However, I didn't intend to read it at the moment. Not in front of Victoria or anyone else. I didn't mind crying with an audience. I'd certainly done that enough lately. But I did mind falling apart in front of my children.
I tucked my letter back in the envelope and pulled out the two other papers that I'd known would be included. One bore Victoria's name, and the other, James'.
If Andrew hadn't been so rushed with his first letter, I was positive that he would have included individual letters for the children as well. I know they were disappointed that he hadn't.
I handed Victoria her letter, and if possible, her eyes lit up even more as she eagerly took the paper.
"Where's James?" I asked as Victoria took her treasure to the table. They usually got home at the same time, since they walked together.
"He's coming." She glanced up, a slight blush coloring her cheeks. "With Peter. I ran all the way home when I got the letter."
She put her head back down, no doubt anxious to read what Andrew wrote to her, and I couldn't help noticing that her face was still a little pink.
I watched her critically for a second. Victoria was a little shy, but she didn't blush often. Never when it was just the two of us in the room.
Maybe she was just warm after running. I shook my head and decided to forget it. I had other things to think about at the moment. Like wondering what was taking James so long. I wanted to give him his letter so I'd be free to hide away in my room and read mine.
I fidgeted impatiently with the papers in my hands until James made his way into the kitchen, followed by his friend.
James looked cautious and hopeful, before he glanced over and saw his sister furiously reading. He smiled and looked back at me expectant.
I handed him his letter and he went to join Victoria at the table.
"Ma, this is Peter," he said distractedly, just barely remembering his manners in his excitement.
I bit back a smile. So it was 'Ma' now, and not 'Mama', as it had been this morning? Apparently James' friend was making him want to act older.
"Nice to meet you Peter." I turned to the blond boy, still standing in the doorway. "Come on in. You'll have to forgive James. He's been waiting to hear from his father for a while now."
At my bidding, Peter came further into the kitchen.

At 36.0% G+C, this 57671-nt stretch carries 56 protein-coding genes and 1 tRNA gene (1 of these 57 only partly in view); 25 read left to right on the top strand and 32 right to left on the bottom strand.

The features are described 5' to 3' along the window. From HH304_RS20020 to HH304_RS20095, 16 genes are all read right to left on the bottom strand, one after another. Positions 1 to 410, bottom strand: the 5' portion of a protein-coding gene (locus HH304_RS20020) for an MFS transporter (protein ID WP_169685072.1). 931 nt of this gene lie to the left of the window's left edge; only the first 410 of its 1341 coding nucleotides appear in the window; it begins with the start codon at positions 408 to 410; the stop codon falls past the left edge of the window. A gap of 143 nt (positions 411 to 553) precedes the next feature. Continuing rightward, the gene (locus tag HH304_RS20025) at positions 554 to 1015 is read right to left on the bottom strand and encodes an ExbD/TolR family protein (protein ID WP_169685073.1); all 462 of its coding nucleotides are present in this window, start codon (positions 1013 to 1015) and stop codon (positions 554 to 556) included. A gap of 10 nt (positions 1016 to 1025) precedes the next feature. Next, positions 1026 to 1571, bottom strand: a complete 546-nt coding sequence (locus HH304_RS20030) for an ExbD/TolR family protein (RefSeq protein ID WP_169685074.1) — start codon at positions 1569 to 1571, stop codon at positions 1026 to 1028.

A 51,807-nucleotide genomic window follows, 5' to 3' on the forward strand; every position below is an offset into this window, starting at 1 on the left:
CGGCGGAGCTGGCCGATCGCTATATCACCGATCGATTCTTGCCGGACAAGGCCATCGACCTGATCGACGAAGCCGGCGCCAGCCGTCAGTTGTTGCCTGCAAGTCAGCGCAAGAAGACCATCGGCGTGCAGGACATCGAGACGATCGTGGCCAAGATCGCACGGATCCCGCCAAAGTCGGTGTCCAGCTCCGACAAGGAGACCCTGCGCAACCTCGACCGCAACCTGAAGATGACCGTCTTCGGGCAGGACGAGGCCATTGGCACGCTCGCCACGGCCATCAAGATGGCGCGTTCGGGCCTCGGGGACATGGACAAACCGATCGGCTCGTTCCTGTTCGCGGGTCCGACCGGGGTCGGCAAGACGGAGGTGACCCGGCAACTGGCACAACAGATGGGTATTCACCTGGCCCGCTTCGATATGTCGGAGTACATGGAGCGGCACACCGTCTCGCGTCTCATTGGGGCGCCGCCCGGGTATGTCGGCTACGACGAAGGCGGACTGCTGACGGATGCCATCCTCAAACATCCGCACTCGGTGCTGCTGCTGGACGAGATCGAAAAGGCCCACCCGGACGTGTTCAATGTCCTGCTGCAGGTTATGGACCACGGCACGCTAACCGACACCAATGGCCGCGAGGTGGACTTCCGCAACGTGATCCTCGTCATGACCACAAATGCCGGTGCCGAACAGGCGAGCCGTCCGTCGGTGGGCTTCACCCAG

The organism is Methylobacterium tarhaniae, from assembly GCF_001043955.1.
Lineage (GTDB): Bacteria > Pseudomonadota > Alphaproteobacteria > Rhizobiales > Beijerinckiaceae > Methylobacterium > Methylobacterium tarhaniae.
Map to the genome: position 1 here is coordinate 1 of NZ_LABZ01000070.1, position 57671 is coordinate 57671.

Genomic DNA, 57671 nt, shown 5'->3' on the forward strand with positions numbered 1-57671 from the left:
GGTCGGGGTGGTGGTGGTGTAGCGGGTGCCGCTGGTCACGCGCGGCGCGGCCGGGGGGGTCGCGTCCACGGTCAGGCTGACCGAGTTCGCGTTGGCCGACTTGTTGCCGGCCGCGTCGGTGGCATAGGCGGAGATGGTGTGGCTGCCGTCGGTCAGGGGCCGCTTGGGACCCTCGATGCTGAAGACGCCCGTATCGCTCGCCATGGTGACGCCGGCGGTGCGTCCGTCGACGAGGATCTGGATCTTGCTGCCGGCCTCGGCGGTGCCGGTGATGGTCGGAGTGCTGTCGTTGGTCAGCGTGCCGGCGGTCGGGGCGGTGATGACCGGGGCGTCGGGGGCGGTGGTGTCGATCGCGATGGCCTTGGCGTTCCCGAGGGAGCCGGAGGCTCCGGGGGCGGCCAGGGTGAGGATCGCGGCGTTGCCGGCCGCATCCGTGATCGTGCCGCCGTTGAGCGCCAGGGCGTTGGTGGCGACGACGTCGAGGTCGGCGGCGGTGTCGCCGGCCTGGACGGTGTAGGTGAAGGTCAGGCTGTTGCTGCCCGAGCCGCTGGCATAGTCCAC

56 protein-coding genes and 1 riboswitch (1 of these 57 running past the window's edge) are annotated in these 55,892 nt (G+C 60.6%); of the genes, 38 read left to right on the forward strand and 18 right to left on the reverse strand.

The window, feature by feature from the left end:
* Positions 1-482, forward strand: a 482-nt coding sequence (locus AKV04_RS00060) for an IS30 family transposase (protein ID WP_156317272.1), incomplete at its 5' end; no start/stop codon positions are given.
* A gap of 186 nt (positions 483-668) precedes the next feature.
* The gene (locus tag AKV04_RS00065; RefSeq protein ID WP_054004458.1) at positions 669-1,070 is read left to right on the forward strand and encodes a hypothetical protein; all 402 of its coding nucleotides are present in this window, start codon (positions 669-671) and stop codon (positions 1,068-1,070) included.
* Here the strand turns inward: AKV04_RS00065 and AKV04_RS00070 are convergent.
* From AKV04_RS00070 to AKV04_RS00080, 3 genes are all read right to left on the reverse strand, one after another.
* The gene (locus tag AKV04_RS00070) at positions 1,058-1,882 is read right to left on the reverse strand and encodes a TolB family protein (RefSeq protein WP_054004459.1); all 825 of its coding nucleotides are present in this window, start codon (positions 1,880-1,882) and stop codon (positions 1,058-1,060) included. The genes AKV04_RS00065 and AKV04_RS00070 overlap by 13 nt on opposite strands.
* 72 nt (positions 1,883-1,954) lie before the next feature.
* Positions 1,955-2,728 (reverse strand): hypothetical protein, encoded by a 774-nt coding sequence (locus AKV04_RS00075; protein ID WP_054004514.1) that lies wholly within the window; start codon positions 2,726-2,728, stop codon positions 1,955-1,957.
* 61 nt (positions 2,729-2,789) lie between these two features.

"That's alright," he shrugged. "My dad's away in the war too."
"Oh, I'm sorry." I wondered how many children understood that kind of pain. Sometimes it was hard to remember that we weren't the only ones missing family, right now.
Peter just shrugged again, stuffed his hands in his pockets, and looked away awkwardly. Clearly this wasn't something that he wanted to talk about.
"I just made some cookies," I changed the subject. "They're really for after dinner, but I didn't count on guests this afternoon." I picked up the tray of cooling chocolate chip cookies and held it out to him. "How about a few while you wait?"
Peter smiled and took one. "Thanks."
I ushered him over to the table, and handed out glasses of milk and a cookie each for James and Victoria as they read their letters. Doing my best to conceal my impatience to get away and read my own letter, I asked Peter about himself, while James was occupied.
I learned that I knew his parents. I'd been in school with them, but I kept the fact that we hadn't gotten along very well, to myself.
As I kept him talking, Victoria stowed her letter in her pocket and began paying close attention to everything Peter was saying.
After a minute, the blush earlier made complete sense. If I wasn't mistaken, Victoria liked this boy. From the adoring look in her eyes, she liked him alot.
I was torn between thinking it was cute, and being sad that my little girl was growing up. Although, I suppose, I was younger than she was when I first liked a boy.
"I want a cookie!" Peter's story, about how his dog got the name Tornado, was interrupted by Ruby's demand as she came into the kitchen to discover our little party.